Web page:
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Healthcare Providers Take Notice: AMA Updates E/M Codes for 2021

In addition to staying up to date on the constantly changing landscape of COVID-19 requirements, healthcare providers must also stay well-informed of industry changes unrelated to the pandemic. On January 1, 2021, changes in Evaluation and Management (‘E/M’) codes for physicians took effect. These changes, proposed by the Centers for Medicare & Medicaid Services (‘CMS’), primarily impact 2021 Medicare Physician Fee Schedule (‘MPFS’) reimbursements.

At the recommendation of CMS, the American Medical Association (‘AMA’) reconsidered and redefined a portion of the Current Procedural Terminology® (‘CPT’) codes used to denote patient services. These adjustments will likely increase Medicare returns for providers who predominantly serve established patients for codes 99212-99215, while potentially decreasing Medicare revenue for practices who chiefly perform procedural services like surgeries or other related specialties. These revenue changes are due to the requirement for CMS changes to be budget neutral; some CPT® codes were negatively adjusted to ensure the changing code requirements keep budgets unaffected.

Code selection will now be primarily based on medical decision-making (‘MDM’) and the time spent with the patient rather than their history and dictated exam requirements, which CMS found less relevant due to their outdated, extremely specific nature. While the physical examination and history are no longer overseen down to the smallest detail, providers should still carefully document history and exam procedures as they see fit, as they could be denied coverage of services deemed inappropriate or not supporting a medical necessity by the payer. The AMA aims to minimize redocumentation of history and unnecessary exam components and merely let the medical record in full provide evidence for the coding and diagnosis decisions.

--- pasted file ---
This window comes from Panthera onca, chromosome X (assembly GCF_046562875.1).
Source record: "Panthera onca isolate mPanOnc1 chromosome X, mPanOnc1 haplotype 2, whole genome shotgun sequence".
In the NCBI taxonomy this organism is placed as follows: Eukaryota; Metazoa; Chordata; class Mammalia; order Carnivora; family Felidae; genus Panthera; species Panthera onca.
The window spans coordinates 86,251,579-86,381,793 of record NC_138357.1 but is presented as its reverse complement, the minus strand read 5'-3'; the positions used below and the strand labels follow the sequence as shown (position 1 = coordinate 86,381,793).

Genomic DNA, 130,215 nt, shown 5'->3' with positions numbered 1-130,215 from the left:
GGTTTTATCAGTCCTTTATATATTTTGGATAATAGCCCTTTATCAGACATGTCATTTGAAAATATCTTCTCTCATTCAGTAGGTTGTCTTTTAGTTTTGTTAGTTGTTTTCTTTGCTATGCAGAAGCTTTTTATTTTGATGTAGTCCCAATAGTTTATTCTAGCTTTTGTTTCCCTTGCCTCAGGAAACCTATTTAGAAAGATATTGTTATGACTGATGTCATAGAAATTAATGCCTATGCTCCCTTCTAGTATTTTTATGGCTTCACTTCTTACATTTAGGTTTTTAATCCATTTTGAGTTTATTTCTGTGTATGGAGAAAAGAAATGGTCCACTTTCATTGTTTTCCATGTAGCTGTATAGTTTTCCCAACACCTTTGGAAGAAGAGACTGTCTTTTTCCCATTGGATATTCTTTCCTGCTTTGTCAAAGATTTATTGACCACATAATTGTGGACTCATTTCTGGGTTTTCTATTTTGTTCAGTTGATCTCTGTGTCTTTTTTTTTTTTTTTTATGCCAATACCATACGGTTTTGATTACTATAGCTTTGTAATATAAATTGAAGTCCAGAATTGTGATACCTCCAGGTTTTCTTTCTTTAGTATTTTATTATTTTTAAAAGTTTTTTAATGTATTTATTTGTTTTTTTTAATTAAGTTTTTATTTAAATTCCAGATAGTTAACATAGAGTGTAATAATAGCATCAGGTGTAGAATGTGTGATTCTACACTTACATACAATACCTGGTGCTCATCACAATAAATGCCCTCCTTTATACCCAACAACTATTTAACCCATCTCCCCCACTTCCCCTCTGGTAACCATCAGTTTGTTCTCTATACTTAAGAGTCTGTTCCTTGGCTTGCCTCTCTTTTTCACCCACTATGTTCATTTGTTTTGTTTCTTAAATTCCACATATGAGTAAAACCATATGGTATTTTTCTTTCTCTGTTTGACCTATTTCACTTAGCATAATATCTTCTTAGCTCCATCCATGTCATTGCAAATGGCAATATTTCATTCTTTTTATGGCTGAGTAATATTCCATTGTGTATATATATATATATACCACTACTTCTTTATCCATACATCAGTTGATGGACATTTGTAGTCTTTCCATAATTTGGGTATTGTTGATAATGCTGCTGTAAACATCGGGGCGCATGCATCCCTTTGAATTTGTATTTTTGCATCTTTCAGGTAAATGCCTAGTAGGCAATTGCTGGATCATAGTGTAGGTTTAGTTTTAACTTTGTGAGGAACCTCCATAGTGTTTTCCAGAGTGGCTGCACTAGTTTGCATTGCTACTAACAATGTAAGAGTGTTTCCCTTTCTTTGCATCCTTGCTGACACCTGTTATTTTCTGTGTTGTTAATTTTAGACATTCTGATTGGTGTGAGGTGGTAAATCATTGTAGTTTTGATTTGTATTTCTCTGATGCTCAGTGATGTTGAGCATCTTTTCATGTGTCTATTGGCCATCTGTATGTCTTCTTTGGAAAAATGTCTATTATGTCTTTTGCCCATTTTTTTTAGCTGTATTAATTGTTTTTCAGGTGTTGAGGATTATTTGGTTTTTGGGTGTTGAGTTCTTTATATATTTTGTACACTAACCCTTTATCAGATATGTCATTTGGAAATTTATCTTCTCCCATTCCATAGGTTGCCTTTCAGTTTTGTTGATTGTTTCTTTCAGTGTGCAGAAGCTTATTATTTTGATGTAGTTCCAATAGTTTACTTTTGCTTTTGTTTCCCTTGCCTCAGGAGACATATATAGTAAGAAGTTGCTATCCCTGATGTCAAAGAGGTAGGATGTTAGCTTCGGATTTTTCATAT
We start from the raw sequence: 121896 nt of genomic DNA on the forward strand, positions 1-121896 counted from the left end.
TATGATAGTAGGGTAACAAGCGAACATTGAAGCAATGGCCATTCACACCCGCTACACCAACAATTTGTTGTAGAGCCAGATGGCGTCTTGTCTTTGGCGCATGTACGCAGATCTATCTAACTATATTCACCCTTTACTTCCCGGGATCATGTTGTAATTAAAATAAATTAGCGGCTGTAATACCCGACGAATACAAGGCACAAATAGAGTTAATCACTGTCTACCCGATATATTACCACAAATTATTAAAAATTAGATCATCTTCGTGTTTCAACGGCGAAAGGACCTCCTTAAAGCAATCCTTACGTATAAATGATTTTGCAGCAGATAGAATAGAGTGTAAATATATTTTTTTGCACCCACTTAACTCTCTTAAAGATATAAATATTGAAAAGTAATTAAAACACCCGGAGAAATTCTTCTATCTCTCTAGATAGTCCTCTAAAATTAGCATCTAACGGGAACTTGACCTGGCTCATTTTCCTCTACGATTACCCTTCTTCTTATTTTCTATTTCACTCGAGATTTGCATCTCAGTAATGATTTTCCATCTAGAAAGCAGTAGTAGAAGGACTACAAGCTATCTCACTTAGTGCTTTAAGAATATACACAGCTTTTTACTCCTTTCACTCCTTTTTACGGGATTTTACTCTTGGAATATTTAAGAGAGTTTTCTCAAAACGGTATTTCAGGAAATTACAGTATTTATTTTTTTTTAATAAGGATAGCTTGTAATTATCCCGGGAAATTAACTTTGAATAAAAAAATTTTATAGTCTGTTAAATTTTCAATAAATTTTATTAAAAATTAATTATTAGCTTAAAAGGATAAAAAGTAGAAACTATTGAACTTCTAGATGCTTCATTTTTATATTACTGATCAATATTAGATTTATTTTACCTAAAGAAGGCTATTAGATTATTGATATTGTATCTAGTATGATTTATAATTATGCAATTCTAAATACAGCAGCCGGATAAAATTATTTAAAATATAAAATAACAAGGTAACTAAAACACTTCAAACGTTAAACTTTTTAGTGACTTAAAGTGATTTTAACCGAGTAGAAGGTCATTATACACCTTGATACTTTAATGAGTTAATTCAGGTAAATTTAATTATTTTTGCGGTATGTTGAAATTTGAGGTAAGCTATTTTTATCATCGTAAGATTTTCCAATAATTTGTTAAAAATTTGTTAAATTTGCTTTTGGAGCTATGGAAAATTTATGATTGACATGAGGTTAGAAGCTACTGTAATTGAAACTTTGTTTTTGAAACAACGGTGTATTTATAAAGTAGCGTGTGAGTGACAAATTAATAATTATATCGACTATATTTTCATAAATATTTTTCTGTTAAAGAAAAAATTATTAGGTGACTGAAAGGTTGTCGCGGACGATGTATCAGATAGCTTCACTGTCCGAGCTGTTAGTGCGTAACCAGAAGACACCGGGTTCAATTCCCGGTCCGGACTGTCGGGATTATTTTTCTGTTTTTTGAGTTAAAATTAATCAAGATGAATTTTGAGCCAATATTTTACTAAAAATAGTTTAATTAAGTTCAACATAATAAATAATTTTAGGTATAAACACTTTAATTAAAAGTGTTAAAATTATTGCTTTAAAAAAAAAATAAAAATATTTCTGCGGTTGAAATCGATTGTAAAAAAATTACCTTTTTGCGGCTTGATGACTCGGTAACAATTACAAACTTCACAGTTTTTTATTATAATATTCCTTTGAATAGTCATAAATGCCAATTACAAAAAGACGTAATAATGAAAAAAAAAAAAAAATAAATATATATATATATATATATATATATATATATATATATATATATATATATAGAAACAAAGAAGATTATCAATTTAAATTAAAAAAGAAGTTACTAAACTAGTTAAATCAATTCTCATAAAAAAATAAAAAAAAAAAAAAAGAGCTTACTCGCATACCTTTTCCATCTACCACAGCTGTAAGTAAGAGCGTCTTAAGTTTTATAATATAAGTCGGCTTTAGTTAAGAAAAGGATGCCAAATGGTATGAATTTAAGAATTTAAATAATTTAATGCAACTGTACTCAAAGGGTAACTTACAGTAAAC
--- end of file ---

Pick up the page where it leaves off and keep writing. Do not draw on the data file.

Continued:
Only Office and Other Outpatient Services codes were reviewed for 2021; other sections of code -- such as those for inpatient and nursing facilities – will be reviewed in the future. The CPT® review group revised the codes 99202-99215. This range encompasses both established patient visits and new patient visits. Code 99201 was deemed no longer relevant and thrown out altogether. A new one was introduced, HCPCS code GPC1X, to fill a gap identified by CMS in current E/M coding for the required resources to treat some patients’ conditions, especially those that are ongoing, longitudinal, or the root of other conditions. This code indicates visit complexity – but requirements for its use are slightly unclear.

Other relevant changes include new definitions of terms like “undiagnosed new problem” and “drug therapy requiring intensive monitoring for toxicity.” Providers should be careful to understand the nuances of these new definitions as to avoid audit risk. Further, clarification of what constitutes “data,” “interpretation,” and “report” of data should be duly noted by providers, as misunderstanding these terms can lead to inflated coding and, once again, increased audit risk.

These coding changes are industry-wide, and they have been integrated into the CPT® manual. For assistance understanding and correctly implementing these changes, contact your McBrayer attorney.

Lisa HinkleLisa English Hinkle is a Member of McBrayer law. Ms. Hinkle chairs the healthcare law practice and is located in the firm’s Lexington office. Contact Ms. Hinkle at lhinkle@mcbrayerfirm.com or (859) 231-8780, ext. 1256.

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